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noodleBowl

Intel gives better FPS than NVidia?

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I got to the part where I finally started to rewrite my spritebatcher and I noticed something strange.

My Intel 4600 HD was returning more FPS than the dedicated GTX 850m card. I tried just a normal window test

where the window was 800x600 and I was drawing nothing (the only happening was glClear and the SDL swap buffer call).

 

Intel gives me 4.5K FPS on average, where my nvidia card gives me only 1.8K?

I also tried doing a 3DMark test (I think this uses DirectX) and the Nvidia out performed the Intel card significantly, so I;m not sure whats going on? 

 

I have tried the newest drivers for the nvidia card, I tried old nividia drivers, the same results sad.png

Has this happened to anyone? Anyone have a solution?

 

This is a laptop with optimus just in case that matters

Edited by noodleBowl

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Irrelevant when numbers are higher than like a couple of hundred FPS. Display (1000000 / FPS) instead and compare number of microseconds.

Actually, display (1000000 / 60) - (1000000 / FPS) to determine how many microseconds you have left until 60 FPS (or use 120 if you target 120 Hz displays), and then to compare your graphics cards use ((1000000 / 60) - (1000000 / FPS1)) - ((1000000 / 60) - (1000000 / FPS2)) to determine the difference.

And then divide the answer with (1000000 / 60) for relative difference.

 

So you have 222 microseconds difference, which is like 1%, and noise.

So if your Intel card is a million times faster than your Nvidia card in that 1% and 50% slower in everything else, then it should be ~49% slower than your Nvidia card in reality (like in 3D mark). (I assume it's actually worse than 50% slower in reality, just an example).

 

You only measure the noise.

Draw a model with a couple of million vertices (in a properly set up vertex-buffer in GPU memory) and preferably an expensive fragment shader that covers most of the screen, and you will be able to measure graphics performance.

Edited by Erik Rufelt

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I'd just continue developing and measure every once in a while. In the end you'll get a more representative situation. And when you do, any total frame time under 16.67ms is fine (60fps). When you're there, I'd guess the frame time on the Intel will be higher then on the 850m (depending on complexity of your scene, shaders etc).

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This is normal.
 
You essentially have zero workload here, you're just measuring the cost of clearing the framebuffer and swapping buffers, nothing more.
 
On Optimus systems the final output always happens via the Intel card, irrespective of which GPU you have selected.  Please see the NVIDIA Optimus whitepaper at http://www.nvidia.com/object/LO_optimus_whitepapers.html for more info; I'll quote the relevant section (on page 11):
 
So long as you have essentially zero (or at least incredibly low) graphics workload it should therefore be expected that the Intel would run faster; using the NVIDIA incurs an additional overhead of routing your graphics through two GPUs, two sets of drivers, and all of the extra overhead that goes with that.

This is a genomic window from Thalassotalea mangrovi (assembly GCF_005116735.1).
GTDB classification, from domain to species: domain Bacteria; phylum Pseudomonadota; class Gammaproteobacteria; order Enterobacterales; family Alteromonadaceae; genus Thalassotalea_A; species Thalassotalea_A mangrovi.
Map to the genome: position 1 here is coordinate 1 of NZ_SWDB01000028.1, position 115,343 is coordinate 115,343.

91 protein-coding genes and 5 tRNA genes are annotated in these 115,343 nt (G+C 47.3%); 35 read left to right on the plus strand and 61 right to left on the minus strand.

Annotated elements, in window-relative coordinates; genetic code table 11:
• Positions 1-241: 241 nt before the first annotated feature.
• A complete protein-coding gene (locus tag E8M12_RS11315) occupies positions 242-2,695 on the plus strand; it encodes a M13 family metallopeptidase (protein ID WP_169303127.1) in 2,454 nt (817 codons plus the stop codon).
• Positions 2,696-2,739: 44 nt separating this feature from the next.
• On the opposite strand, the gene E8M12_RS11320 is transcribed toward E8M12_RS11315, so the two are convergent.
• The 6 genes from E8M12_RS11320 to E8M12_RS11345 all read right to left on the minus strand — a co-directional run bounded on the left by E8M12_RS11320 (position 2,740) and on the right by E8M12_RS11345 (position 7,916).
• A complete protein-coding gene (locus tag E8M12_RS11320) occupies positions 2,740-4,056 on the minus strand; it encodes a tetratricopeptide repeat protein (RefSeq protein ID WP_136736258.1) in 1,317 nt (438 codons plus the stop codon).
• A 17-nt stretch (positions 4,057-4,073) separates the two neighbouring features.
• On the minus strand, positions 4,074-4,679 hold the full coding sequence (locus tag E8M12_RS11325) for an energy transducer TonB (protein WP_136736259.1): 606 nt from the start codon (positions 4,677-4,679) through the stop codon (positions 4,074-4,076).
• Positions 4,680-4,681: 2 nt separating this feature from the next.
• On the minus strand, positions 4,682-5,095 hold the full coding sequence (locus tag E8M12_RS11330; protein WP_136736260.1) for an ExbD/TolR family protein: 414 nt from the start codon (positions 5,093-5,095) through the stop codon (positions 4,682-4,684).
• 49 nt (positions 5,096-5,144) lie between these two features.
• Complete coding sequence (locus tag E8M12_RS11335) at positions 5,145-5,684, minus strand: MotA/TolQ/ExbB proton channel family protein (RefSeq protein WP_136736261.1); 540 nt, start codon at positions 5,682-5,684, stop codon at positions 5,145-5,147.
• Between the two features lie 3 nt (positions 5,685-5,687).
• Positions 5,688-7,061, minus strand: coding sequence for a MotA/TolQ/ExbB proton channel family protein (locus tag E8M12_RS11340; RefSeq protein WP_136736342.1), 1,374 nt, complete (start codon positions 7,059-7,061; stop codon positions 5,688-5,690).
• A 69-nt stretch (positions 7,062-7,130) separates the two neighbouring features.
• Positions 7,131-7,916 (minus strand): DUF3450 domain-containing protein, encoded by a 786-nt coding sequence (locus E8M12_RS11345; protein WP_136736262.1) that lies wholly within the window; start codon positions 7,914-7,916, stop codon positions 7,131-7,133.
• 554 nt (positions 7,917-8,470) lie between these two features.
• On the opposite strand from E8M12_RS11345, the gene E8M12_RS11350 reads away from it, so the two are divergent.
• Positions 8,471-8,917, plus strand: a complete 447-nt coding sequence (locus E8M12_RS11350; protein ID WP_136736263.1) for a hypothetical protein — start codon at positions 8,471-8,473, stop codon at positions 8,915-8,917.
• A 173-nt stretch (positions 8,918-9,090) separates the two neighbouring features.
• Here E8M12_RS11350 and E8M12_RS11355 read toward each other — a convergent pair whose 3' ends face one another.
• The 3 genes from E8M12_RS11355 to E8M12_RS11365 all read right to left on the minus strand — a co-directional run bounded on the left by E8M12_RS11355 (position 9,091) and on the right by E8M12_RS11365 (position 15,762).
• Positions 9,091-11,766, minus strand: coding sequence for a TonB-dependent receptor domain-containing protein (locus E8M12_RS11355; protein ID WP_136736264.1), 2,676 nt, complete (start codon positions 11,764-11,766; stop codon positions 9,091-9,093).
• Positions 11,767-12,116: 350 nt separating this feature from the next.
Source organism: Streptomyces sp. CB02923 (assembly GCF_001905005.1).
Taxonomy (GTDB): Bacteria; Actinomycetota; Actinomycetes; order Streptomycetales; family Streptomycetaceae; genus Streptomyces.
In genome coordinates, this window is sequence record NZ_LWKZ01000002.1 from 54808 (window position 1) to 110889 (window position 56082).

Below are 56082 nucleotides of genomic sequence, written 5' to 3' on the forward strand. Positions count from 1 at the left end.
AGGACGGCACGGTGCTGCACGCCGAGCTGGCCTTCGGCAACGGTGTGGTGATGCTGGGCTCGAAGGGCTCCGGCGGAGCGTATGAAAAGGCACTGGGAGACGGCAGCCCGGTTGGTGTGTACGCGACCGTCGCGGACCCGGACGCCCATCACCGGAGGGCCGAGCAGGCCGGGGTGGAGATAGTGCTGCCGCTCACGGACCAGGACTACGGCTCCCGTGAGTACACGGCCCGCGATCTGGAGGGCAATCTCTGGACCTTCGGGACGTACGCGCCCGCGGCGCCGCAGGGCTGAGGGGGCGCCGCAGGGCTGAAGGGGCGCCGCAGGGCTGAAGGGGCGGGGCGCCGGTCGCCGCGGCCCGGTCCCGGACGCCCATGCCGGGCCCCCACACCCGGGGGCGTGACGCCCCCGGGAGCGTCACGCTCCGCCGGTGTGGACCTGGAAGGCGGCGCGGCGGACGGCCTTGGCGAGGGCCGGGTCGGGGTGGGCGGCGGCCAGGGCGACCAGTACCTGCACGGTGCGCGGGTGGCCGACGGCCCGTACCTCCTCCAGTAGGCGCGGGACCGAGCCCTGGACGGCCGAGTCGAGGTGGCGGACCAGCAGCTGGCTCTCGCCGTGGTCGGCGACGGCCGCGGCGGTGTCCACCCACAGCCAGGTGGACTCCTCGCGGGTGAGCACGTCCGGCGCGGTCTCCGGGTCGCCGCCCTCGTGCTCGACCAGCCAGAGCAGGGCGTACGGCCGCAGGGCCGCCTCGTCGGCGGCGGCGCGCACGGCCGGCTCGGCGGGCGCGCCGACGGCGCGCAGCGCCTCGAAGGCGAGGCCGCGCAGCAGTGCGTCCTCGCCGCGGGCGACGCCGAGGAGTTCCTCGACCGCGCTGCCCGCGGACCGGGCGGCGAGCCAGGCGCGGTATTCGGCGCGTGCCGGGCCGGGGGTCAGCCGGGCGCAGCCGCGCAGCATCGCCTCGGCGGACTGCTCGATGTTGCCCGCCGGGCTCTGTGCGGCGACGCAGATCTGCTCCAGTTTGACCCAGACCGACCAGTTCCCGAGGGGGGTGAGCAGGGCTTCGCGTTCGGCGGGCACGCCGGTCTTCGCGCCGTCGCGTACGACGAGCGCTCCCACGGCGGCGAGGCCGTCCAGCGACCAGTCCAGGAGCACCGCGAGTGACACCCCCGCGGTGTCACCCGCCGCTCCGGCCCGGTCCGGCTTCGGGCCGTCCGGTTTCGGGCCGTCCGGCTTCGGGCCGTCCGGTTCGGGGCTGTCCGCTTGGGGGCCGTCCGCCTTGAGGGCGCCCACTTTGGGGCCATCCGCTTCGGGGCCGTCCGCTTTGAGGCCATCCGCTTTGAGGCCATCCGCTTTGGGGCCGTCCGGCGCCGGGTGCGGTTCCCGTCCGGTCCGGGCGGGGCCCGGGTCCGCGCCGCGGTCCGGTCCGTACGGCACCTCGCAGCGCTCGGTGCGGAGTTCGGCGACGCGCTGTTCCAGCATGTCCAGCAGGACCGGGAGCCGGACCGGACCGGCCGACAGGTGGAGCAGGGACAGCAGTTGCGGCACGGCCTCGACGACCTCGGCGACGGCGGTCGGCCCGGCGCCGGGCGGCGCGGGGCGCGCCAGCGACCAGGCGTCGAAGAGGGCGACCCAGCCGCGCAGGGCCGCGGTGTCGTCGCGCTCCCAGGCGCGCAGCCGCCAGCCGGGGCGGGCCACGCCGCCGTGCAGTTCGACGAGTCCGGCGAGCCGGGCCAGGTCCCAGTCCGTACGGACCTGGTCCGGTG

When the graphics workload starts increasing the opposite becomes the case as the graphics workload is now the dominating factor in your frame times, and therefore using the GPU that handles it faster will show the greatest performance.


Now that I know what is going on at the hardware level its interesting, but also its a little disheartening. Just do a pass through in the end instead of doing a direct display kind of makes me sad.

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Now that I know what is going on at the hardware level its interesting, but also its a little disheartening. Just do a pass through in the end instead of doing a direct display kind of makes me sad.

 

It shouldn't make you sad.  You're getting over 1,000 FPS with both GPUs under zero workload.  Go worry about some real problems. biggrin.png

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Now that I know what is going on at the hardware level its interesting, but also its a little disheartening. Just do a pass through in the end instead of doing a direct display kind of makes me sad.


The alternative would be terrible. You'd only be able to use the discrete GPU in 'true' fullscreen mode or be forced to have your entire desktop run on the battery-draining discrete GPU just to get one window drawn with it. I for one enjoy being able to use it in fullscreen-borderless and in windowed modes while allowing the majority of my desktop to use the lighter and more energy-conscientious integrated GPU. I remember the day when laptops with dual-GPUs had physical switches you had to toggle and then reboot in order to change the active GPU; I won't those distant memories to remain distant. smile.png

The pass-thru might not even explain the perf you're seeing. An analogy that I find applicable to _many_ things in software development is to think of a Formula 1 car and a Kenmore eighteen wheeler. If you need to move a tiny bit of data (cargo) as quickly as possible, the race car is the obvious choice. If you're trying to move a lot of cargo, the Kenmore will need fewer trips to get the job done even though it takes longer to complete a single trip. And then if you really want to muddle the analogy you'd think of power-per-watt and toss in a Tesla analogy. smile.png

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